​Former NSA contractor Edward Snowden has a seemingly never-ending trove of American surveillance secrets. Now, U.S. intelligence officials say they may never know the extent of what Snowden took from classified government computers. 


Take a look at this timeline provided by Al Jazeera. In this month alone, six different leaks have come to light regarding U.S. surveillance — that's a rate of about two a day. 


In an article published by The New York Times Saturday, a senior U.S. official said, "[Investigators have] spent hundreds and hundreds of man-hours trying to reconstruct everything he has gotten, and they still don’t know all of what he took. I know that seems crazy, but everything with this is crazy."


A writer for Business Insider gives a grim forecast for intelligence officials, saying the "long, painful drip of classified documents" is just beginning for the NSA and its allies. 


Although Snowden has disseminated information to reporters, the writer adds, "A further concern is that Snowden apparently had documents that he didn't give to journalists — including 30,000 documents that do not deal with NSA surveillance." 


So, how exactly is it possible for a powerful spy agency to lose track of one of its employees? For starters, investigators say the equipment Snowden used to access classified documents was not up to date, so the the NSA couldn't monitor his activity. 


Snowden also covered his tracks by using the passwords of other security agency employees and hacking firewalls. 


In response to Snowden's leaks, the NSA plans to 


U.S. Officials: We Might Never Know What Snowden Took

by Christian Bryant
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Transcript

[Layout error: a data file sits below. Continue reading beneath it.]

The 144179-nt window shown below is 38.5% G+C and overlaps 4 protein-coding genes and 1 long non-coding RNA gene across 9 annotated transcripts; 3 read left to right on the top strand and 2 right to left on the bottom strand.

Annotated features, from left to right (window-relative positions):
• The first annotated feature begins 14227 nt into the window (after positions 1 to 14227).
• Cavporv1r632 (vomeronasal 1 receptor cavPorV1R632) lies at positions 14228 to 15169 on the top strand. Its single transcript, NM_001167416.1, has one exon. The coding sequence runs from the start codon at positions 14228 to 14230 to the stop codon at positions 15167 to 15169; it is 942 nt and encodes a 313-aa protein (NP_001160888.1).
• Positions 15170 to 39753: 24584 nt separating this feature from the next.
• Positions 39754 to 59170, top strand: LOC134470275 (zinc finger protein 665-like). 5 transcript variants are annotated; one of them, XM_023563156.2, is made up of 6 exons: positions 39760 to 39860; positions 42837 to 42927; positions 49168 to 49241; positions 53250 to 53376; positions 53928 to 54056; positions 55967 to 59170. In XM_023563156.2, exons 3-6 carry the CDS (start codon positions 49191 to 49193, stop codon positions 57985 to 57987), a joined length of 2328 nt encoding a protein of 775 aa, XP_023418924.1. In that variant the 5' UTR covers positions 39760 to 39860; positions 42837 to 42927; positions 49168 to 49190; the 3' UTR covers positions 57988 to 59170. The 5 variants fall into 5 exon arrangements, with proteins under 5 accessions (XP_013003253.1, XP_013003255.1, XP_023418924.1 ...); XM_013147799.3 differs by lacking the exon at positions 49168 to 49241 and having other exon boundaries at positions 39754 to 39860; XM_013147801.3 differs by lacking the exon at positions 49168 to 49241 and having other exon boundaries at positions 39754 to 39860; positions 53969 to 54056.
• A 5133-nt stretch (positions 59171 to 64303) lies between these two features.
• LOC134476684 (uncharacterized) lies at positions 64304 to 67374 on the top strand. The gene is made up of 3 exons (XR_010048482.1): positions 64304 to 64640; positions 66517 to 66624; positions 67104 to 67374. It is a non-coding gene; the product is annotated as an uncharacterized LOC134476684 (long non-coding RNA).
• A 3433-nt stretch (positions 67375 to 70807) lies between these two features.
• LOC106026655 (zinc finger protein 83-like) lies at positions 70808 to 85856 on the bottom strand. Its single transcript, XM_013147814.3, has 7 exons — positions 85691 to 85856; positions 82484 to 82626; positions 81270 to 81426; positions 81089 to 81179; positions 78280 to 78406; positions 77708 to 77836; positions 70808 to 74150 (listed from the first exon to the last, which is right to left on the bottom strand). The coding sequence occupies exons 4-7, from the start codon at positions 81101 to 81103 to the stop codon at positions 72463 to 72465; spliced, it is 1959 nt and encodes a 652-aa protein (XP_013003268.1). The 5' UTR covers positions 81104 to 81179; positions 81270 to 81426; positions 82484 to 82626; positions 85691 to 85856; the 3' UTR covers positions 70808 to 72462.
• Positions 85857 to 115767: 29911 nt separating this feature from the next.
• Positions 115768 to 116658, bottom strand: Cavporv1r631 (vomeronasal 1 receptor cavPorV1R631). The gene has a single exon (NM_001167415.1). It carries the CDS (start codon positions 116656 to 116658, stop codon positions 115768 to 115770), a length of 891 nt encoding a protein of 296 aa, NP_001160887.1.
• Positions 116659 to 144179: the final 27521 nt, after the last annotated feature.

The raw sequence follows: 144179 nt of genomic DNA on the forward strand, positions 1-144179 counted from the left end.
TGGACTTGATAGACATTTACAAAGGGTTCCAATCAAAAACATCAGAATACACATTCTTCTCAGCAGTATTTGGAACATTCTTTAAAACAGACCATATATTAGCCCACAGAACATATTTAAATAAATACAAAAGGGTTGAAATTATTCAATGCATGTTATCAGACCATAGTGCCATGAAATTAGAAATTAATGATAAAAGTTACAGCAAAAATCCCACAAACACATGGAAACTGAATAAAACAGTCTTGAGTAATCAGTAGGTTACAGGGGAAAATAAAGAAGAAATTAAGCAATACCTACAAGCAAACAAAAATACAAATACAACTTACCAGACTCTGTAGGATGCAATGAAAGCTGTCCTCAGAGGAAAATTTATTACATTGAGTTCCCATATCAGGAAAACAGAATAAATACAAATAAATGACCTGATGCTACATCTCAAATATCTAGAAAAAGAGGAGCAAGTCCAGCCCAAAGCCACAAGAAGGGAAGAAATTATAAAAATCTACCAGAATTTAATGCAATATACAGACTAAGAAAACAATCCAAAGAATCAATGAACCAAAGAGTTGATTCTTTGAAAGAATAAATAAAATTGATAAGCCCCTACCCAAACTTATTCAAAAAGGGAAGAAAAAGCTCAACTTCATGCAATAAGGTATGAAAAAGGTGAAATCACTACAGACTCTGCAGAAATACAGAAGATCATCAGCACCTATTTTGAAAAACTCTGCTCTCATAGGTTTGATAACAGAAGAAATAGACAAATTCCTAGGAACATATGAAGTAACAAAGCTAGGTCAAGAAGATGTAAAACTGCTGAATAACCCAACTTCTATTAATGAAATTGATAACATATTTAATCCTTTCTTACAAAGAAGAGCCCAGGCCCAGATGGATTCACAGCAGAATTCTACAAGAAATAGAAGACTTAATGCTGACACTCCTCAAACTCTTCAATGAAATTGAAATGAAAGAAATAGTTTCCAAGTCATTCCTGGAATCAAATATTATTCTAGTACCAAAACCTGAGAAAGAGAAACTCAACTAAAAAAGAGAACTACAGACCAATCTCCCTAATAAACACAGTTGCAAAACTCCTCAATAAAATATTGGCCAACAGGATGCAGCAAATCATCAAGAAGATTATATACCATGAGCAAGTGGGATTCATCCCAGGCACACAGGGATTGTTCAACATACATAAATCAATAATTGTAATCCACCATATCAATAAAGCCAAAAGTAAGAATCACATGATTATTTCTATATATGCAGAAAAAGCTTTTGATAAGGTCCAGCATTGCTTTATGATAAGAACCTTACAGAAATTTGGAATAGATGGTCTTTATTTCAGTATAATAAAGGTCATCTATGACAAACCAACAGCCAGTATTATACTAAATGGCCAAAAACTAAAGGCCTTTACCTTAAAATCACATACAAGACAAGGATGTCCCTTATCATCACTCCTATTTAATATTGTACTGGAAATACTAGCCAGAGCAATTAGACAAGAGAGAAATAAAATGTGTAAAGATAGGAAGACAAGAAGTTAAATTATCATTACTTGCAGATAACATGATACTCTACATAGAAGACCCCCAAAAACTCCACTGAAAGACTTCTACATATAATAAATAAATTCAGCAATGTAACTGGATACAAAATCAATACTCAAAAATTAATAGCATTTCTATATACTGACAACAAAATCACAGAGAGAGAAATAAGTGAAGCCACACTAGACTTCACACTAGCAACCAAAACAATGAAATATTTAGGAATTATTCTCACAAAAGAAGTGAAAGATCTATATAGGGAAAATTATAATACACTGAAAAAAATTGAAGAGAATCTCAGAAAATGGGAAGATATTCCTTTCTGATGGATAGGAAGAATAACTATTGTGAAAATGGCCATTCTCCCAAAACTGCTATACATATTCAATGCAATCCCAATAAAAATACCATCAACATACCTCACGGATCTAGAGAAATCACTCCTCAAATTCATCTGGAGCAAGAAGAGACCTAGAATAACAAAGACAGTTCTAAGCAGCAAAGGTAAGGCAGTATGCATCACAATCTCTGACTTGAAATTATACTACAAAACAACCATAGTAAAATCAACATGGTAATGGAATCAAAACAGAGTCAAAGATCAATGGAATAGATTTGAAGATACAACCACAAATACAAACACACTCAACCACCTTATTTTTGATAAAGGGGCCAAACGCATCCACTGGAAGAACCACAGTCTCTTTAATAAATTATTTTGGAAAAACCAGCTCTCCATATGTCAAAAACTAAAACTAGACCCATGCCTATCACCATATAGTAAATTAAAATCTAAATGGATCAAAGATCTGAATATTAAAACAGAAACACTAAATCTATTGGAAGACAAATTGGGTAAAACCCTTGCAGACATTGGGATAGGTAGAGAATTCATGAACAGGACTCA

Dec 14, 2013

U.S. Officials: We Might Never Know What Snowden Took

(Image source: The Guardian)

BY Christian Bryant

​Former NSA contractor Edward Snowden has a seemingly never-ending trove of American surveillance secrets. Now, U.S. intelligence officials say they might never know the extent of what Snowden took from classified government computers. 


Take a look at this timeline provided by Al Jazeera. Through Dec. 14, six different leaks have come to light regarding U.S. surveillance this month — that's a rate of about one every two days. 


In an article published by The New York Times Saturday, a senior U.S. official said, "[Investigators have] spent hundreds and hundreds of man-hours trying to reconstruct everything he has gotten, and they still don't know all of what he took. I know that seems crazy, but everything with this is crazy."


A writer for Business Insider gives a grim forecast for intelligence officials, saying the "long, painful drip of classified documents" is just beginning for the NSA and its allies. 


Although Snowden has disseminated information to reporters, the writer adds, "A further concern is that Snowden apparently had documents that he didn't give to journalists — including 30,000 documents that do not deal with NSA surveillance." 


So, how exactly is it possible for a powerful spy agency to lose track of that much info? For starters, investigators say the equipment Snowden used to access classified documents was not up to date and, therefore, could not be tracked properly.


Snowden also covered his tracks by using the passwords of other security agency employees and hacking firewalls. (Via The Guardian)


In response to Snowden's leaks, the NSA is undergoing changes to prevent anyone else from working under the radar and taking classified documents. But then there's the question of what to do with Snowden, who some officials believe still possesses more than 1.5 million classified documents. 


Richard Ledgett, the man heading up the task force investigating the leaks, told CBS he would personally consider granting Snowden amnesty in exchange for those documents. Gen. Keith Alexander, the Army officer in charge of the NSA, isn't a fan and likened that move to giving a hostage taker exactly what they want. (Via CNET)


Snowden claims he didn't bring any NSA documents with him into Russia, where he has been granted asylum. But U.S. officials believe he might have access to a "doomsday" cache of classified materials on a data cloud that could keep reports coming for the next two years. 

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